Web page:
Act II, scene ii is the famous "balcony scene" of Romeo and Juliet. It is here that the two teenagers first express their love for one another. Throughout the play we see how Shakespeare pairs two opposing elements in sharp contrast with one another. Here we see Romeo, standing in the dark, describing Juliet, his new love whom he should hate because of the feud, as the sun.
Romeo and Juliet are stark contrasts to the feud that rages among the elder members of their houses and their love stands as a testament as to what youth and open minds can dream possible against such a backdrop. Likewise, the very language they use to express their feelings for one another is cast in these same polarized terms. As Romeo says:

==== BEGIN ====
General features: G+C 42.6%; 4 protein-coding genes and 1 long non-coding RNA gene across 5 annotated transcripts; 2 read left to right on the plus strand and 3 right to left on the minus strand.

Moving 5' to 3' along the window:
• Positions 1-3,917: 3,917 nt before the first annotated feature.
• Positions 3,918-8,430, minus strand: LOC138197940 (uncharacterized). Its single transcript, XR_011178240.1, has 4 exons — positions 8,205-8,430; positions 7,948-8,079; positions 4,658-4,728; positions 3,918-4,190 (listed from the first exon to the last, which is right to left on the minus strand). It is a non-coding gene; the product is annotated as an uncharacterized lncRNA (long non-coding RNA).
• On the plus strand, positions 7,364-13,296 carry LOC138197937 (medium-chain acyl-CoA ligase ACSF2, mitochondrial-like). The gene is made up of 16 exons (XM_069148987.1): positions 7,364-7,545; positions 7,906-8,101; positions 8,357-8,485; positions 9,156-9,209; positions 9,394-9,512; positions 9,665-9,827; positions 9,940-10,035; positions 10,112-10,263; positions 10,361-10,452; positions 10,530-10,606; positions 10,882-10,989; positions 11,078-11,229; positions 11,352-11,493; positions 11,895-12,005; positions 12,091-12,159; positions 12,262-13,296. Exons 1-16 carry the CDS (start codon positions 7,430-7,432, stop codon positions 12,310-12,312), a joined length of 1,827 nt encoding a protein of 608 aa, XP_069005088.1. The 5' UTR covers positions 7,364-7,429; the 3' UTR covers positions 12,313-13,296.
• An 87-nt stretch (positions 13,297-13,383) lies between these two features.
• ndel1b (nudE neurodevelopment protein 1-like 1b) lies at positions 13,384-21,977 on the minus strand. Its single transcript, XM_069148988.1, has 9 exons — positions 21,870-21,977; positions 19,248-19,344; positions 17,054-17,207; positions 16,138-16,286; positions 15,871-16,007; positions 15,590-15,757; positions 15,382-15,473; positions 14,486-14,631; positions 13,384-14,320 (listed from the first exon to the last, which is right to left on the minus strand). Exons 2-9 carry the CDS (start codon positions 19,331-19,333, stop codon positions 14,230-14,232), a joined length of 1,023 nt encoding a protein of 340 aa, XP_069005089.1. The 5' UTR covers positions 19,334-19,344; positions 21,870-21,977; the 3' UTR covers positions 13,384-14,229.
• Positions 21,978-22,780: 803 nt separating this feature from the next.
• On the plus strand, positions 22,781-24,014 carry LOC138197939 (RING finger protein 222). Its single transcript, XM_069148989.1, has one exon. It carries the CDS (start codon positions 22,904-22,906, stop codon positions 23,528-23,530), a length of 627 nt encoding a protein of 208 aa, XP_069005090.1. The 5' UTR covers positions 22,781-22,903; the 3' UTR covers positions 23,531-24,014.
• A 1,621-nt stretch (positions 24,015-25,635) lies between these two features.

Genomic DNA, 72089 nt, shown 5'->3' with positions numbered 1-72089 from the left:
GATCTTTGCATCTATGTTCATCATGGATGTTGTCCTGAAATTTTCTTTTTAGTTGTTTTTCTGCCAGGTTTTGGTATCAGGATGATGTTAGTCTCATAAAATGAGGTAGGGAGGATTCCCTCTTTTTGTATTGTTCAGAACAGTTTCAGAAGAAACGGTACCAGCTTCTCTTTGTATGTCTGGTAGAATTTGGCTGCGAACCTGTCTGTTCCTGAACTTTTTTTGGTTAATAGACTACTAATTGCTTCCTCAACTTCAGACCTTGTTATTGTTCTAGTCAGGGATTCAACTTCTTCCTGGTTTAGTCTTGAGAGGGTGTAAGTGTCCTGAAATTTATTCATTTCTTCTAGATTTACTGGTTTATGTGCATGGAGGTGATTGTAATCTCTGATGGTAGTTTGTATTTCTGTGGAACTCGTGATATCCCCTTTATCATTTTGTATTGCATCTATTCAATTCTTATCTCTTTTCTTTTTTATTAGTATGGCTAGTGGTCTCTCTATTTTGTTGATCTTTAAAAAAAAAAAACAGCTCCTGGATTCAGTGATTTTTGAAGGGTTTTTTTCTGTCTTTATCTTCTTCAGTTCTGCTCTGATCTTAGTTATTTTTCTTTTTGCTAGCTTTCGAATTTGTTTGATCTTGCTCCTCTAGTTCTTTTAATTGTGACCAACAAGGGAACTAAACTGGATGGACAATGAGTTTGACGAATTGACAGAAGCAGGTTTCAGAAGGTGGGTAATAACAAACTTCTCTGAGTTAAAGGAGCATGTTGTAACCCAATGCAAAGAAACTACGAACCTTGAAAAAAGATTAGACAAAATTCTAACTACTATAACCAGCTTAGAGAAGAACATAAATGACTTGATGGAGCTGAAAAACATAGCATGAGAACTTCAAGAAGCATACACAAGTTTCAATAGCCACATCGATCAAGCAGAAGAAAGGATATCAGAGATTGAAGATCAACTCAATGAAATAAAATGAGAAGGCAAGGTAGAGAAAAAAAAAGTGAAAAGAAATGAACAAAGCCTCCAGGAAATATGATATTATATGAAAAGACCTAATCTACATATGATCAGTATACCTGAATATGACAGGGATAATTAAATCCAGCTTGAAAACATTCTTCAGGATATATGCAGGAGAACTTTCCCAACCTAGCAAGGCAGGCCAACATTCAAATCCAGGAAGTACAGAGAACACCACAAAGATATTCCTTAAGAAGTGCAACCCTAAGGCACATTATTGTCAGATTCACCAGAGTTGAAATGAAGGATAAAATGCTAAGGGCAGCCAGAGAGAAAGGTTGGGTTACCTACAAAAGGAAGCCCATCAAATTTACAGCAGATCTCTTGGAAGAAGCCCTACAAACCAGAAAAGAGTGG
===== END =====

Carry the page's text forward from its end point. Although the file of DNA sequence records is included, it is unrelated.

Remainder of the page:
But, soft! what light through yonder window breaks?
It is the east, and Juliet is the sun.
Similarly, Juliet replies:
I should have been more strange, I must confess,
But that thou overheard'st, ere I was ware,
My true love's passion: therefore pardon me,
And not impute this yielding to light love,
Which the dark night hath so discovered.
Such opposite thinking and language serves to emphasize the strength of the love Romeo and Juliet feel for one another against the bitter feud that ravishes their families.